After the posterior terminal branch of the axillary nerve has innervated the teres minor muscle, it continues because of the upper lateral cutaneous nerve of the arm. It innervates the heal the inferior portion of the deltoid (the ‘regimental badge area’).

With axillary nerve damage, a sensation at the regimental symbol area could also be damaged or absent. The patient can also report paraesthesia (pins and needles) within the distribution of the axillary nerve.

Clinical significance

The axillary nerve is also injured in anterior-inferior dislocations of the ball-and-socket joint, compression of the axilla with a crutch, or fracture of the surgical neck of the humerus. For instance, injury to the axillary nerve includes axillary nerve palsy.

Isolated damage to the axillary nerve ends up in mononeuropathy, a sort of peripheral neuropathy where just one nerve is engaged. Potential causes include direct trauma to the nerve, pressure on the nerve from infringement of around anatomical structures, or shoulder injury.

For athletes who participate in real sports, damage to the axillary nerve is that the commonest peripheral nerve injury. An injury to the axillary nerve may be thanks to dislocation of the articulatio humeri because the two are in close proximity to each other. Lesions to the nerve can even occur in a very fracture of the surgical neck of the humerus. During shoulder operations, the axillary nerve is prone to damage and this will be a complication of those surgeries.

Injury to the axillary nerve may end up within the following:

  • Paralysis of the deltoid and teres muscle muscles
  • Weakness of arm abduction
  • Wasting of the deltoid
  • Anesthesia or loss in the sensation of the world of the skin posterior to the deltoid
  • Atrophy of the skeletal muscle leads to a loss of the conventional rounded appearance of the shoulder, which provides the shoulder a flattened appearance.

Damage to the 5th and 6th spinal cervical nerves during delivery of a neonate leads to Erb’s palsy. Since the axillary nerve stems from the upper trunk of the nerve plexus (C5-C6), the infant cannot abduct nor externally rotate the arm at the shoulder joint.

Axillary Quandrangular space
Quadrangular space (QS)

The Quadrangular Space

The quadrangular space may be a gap within the muscles of the posterior scapular region. it’s a pathway for neurovascular structures to maneuver from the axilla anteriorly to the posterior shoulder and arm. Quadrangular Space Syndrome can cause weakness of the skeletal muscle but more commonly leads to atrophy of the teres muscle. This syndrome occurs when the muscles of the quadrangular space hypertrophy and thus hit the axillary nerve during this space.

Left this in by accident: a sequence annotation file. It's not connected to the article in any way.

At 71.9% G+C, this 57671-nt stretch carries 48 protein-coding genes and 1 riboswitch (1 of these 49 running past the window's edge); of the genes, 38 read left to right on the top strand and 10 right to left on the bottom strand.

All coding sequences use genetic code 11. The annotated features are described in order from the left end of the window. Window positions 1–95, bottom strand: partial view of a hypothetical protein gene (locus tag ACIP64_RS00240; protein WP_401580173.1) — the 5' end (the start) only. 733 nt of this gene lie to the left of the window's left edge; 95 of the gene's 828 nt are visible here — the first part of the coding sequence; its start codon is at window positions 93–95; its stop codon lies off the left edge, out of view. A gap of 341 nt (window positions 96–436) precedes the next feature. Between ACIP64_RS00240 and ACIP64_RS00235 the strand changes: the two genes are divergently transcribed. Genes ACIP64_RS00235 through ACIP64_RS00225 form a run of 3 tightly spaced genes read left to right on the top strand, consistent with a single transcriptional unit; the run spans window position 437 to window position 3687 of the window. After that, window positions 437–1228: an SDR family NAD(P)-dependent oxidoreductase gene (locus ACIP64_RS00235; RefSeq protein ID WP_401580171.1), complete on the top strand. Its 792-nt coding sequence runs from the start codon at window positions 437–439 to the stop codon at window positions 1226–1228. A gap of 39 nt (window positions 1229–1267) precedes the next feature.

It is bounded by:

  • The superior-inferior aspect of teres minor
  • The inferior – superior aspect of teres major
  • The lateral – surgical neck of the humerus.
  • The medial–long head of musculus triceps brachii
  • Anterior – subscapularis

The axillary nerve and posterior circumflex humeral artery and vein taste the quadrangular space. These structures will be compressed as a result of trauma, muscle hypertrophy, or space-occupying lesion; leading to weakness of the deltoid and teres minor muscle. this can be particularly common in athletes who perform overhead activities.

Injury to the Axillary Nerve

The axillary nerve may be damaged through trauma to the proximal humerus or arch. It often presents with other nerve plexus injuries.

Common appliances of injury include fracture of the humeral surgical neck, shoulder dislocation, or iatrogenic injury while shouldering surgery.

Motor functions – the deltoid and teres muscles will be affected, rendering the patient unable to abduct the affected limb beyond 15 degrees.

Sensory functions – the upper lateral cutaneous nerve of the arm is affected, leading to loss of sensation over the inferior deltoid.

Clinical tests involve deltoid extension lag and external rotation lag. Chronic lesions of the axillary nerve may end up in permanent numbness in the lateral shoulder region, muscle atrophy, and neuropathic pain.

Erb’s Palsy

Erb’s palsy could be a condition resulting from damage to the C5 and C6 roots of the plexus brachialis. The axillary nerve is affected, and the person is irregularly incapable of abducting or externally rotating at the shoulder.

It commonly occurs when there’s an excessive increase in the angle between the neck and shoulder, which stretches the nerve roots. The severity of the injury stretches from neuropraxia to avulsion, which decides recovery.


  1. Where are axillary nerves located?

    The axillary nerve starts in the neck and then extends to the shoulder. It leads to movement and sensation in the shoulder and the back of your upper arm. Injuries to the present nerve can affect the ability to rotate the arm or lift it.

  2. What muscles are controlled by the axillary nerve?

    The axillary nerve has both a motor and a sensory allocation of innervation. it’s motor fibers that innervate the striated muscle, acting as an abductor, flexor, and extensor at the shoulder, furthermore because the teres minor muscle, allowing lateral rotation of the glenohumeral joint.

  3. What happens when an axillary nerve is damaged?

    Axillary nerve dysfunction is nerve damage that may cause a loss of movement or sensation within the shoulder. Conditions connected to axillary nerve dysfunction involve a fracture of the humeruspressure from casts or splints and improper use of crutches.

  4. Can axillary nerve damage be repaired?

    In many cases, Nerve injury will heal on its own. this could take several months. During that point, it’s important to try to do therapy to take care of flexibility across the spheroid joint. If after several months, the weakness doesn’t improve, then surgery to treat the nerve injury is indicated.

  5. Is axillary nerve damage serious?

    In traumatic shoulder injury involving the axillary nerve, most patients may recover with non-operative treatment; however, there’s the chance of permanent paralysis. In many cases, when the shoulder is reduced, the requirement for surgical intervention is minimal.

Similar Posts

One Comment

Leave a Reply